WHEN it comes to Championship survival missions, Andrew Shinnie would infinitely prefer his current brief with Rotherham United to prove a lot more straightforward than his last one.
If it is all over bar the shouting to positive effect before the May blossom arrives, then the Scot will not be complaining.
Shinnie was part of the Birmingham City squad who produced one of the greatest acts of escapology on the final day of the 2013-14 season to somehow retain their second-tier status – at the expense of luckless Doncaster Rovers.
The date was May 3, 2014, with Birmingham miraculously rallying from 2-0 down to draw 2-2 at Bolton Wanderers and stay up on goal difference thanks to Paul Caddis’s ‘93rd-minute’ strike. It was a recovery of Lazarus-style proportions.
Shinnie was on the bench that fateful day as Lee Clark’s Blues adhered to the club’s anthem of ‘Keep Right On’ to survive at the 11th hour – with the celebrations which followed Caddis’s strike and the subsequent blowing of the final whistle being something that all ‘Bluenoses’ will never forget.
As memorable as that was, Shinnie – who has joined Neil Redfearn’s Millers on loan for the rest of the season – does not fancy a white-knuckle re-run.
Shinnie, eyeing a debut today, said: “Hopefully, it won’t get to that stage this season. That was just mad. For a couple of months, we needed maybe one or two wins to get us away from the relegation zone.
“But we just couldn’t get it and it got to the last three or four games and even then, it was ‘if we get one win, we should be okay’. But we just couldn’t get it.
“It went to the last day and we probably should have been relegated, we went 2-0 down with 15 minutes to play, but luckily we managed to nick an equaliser in the 94th minute or something, to keep us up.
“To be fair, I hadn’t played much at the end and was on the bench on the last day. But I was still absolutely delighted for the lads and the celebrations were amazing.
“You are never out until you are out and we weren’t playing well at all. It’s hard when you are not doing well to pick yourself up for a game and be confident, it’s difficult especially the nearer the end of the season it gets. You just have to keep going and Birmingham did. If you can give it your all and keep fighting, you will stay up.
“I couldn’t catch him (Caddis), I don’t know how as he is hardly faster than me. Everyone went mental, I have watched it back a few times on You Tube and it is just funny. It was a massive relief really.”
Shinnie is aiming to make up for lost time with the Millers after a difficult season at St Andrews’, having played second fiddle for large parts to Arsenal loanee Jon Toral, handed the creative No 10 role which he prefers and revels in.
The Aberdonian had known about the Millers’ interest for a fair while, but was forced to bide his time before the move was finally completed. A chain of events which revolved around Middlesbrough signing Gaston Ramirez to enable loanee Diego Fabbrini to return to parent club Watford and to then be sold to Birmingham, eventually enabled him to head to Rotherham.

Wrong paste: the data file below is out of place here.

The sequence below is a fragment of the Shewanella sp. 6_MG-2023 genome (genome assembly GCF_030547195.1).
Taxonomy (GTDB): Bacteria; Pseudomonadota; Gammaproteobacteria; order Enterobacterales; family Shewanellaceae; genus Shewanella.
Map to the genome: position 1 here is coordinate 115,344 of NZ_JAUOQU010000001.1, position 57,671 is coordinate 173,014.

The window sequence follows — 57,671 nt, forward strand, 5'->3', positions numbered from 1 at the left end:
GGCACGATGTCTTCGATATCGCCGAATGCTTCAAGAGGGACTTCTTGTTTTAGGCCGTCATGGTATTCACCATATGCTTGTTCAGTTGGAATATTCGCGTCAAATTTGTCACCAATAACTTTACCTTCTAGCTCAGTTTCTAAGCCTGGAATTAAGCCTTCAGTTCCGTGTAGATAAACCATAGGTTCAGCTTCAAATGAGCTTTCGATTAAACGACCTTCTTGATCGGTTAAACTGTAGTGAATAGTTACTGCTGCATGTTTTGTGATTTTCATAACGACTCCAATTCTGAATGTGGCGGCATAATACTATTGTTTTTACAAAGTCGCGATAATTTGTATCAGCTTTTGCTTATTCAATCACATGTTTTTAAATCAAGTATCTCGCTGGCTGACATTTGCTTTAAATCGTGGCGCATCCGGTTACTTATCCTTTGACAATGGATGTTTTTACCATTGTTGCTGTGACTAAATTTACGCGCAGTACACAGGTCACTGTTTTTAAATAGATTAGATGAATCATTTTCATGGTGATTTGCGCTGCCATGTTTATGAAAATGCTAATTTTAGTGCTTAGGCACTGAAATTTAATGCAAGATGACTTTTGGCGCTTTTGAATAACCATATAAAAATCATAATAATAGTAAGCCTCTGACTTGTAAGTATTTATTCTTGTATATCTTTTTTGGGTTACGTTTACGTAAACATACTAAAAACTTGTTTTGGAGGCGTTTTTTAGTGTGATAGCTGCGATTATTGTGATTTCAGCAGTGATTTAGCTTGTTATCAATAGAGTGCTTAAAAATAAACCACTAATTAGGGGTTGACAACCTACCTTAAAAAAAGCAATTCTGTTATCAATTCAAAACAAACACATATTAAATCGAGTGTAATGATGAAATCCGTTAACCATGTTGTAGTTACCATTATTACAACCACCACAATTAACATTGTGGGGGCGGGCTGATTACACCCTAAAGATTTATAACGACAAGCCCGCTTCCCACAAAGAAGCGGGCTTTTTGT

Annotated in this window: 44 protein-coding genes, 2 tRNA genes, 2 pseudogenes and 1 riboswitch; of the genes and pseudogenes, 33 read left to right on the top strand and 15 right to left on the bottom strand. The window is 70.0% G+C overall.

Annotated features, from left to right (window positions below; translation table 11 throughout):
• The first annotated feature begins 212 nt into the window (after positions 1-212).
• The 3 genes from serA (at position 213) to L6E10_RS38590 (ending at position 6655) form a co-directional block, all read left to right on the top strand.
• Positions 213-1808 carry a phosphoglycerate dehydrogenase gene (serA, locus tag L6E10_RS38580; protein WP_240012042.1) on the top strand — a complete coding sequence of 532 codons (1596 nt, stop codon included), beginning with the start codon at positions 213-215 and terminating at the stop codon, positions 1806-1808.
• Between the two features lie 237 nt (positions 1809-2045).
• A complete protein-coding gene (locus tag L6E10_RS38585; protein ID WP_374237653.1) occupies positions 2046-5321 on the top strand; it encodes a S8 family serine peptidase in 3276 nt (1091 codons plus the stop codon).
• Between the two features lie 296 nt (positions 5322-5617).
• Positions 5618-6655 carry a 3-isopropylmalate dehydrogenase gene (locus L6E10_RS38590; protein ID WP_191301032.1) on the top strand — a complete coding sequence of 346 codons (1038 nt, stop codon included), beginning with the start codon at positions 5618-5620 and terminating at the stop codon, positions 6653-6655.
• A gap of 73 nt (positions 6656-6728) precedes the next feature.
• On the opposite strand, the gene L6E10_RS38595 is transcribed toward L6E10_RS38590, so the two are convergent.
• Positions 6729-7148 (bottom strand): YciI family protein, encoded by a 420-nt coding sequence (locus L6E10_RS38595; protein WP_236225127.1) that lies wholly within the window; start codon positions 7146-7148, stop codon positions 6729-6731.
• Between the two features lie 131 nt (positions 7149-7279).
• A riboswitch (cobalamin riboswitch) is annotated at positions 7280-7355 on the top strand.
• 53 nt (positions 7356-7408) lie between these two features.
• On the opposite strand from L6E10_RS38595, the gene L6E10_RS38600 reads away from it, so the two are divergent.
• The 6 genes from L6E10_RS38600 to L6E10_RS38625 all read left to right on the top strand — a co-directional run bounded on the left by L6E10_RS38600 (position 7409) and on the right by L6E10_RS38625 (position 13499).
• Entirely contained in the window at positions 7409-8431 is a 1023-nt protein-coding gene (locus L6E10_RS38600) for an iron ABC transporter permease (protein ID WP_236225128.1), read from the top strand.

The wait represented a bit of added frustration for the 26-year-old, who spent last Saturday afternoon shopping instead of potentially making his debut for the Millers at Cardiff City. But all’s well that ends well.
Shinnie said: “The Birmingham manager thought it would be completed on (last) Thursday night. He was confident and let me travel with a view to training on Friday and playing on Saturday.
“But a deal got held up at his end, I couldn’t travel to Cardiff and I had the weekend off.
“Instead of playing football, I was walking around the Bull Ring Shopping Centre in Birmingham. I was thinking: ‘I need to get this sorted out.’ To be fair, my parents had come down from Scotland for the weekend, so I got a bit of time to spend with them. I had to just be patient.
“It was a nightmare really because I had to wait for other things to happen before I could go and I was in limbo really. I was trying to get out and push it, but Gary Rowett obviously had to look after himself first and the club. He said if he could get a body in, I’d probably be allowed to go out. I had to wait for everything to fall into place.”
Positive vibes from Redfearn helped tipped the scales for Shinnie when it came to deciding on his next destination with other clubs being interested.
The presence in the dressing room of two people he knows well in Chris Burke and Kirk Broadfoot was another factor alongside his memories of the Blues’ first game at the AESSEAL New York Stadium when he played his part in the Midlanders’ 1-0 win there last season.
Recalling that game, Shinnie, whose younger brother Graham is earning rave reviews for his progress north of the border with Aberdeen, added: “That was a big factor in coming here as well. I loved it last year, obviously because we won. But it was a really nice stadium and the pitch was great.
“I always remember thinking back: ‘I really enjoyed that game.’
“I did really well last season and was looking to kick on and improve. In my opinion, I haven’t had chance to do that this year.
“It is up to me to show what I can do now and repay the manager for taking me here.
“I have heard a lot about Neil, to be fair, from people who think he’s a really good manager and a top guy as well. I have met him and he seems that way.
“First and foremost, I aim to improve the squad and try and do well and get the team up the table. From what I have seen so far, the squad is better than where they are in the table. Neil’s trying to put his stamp on the team and seems to be picking up the team a lot.
“I also need to get myself going again also, the season has not really started yet.”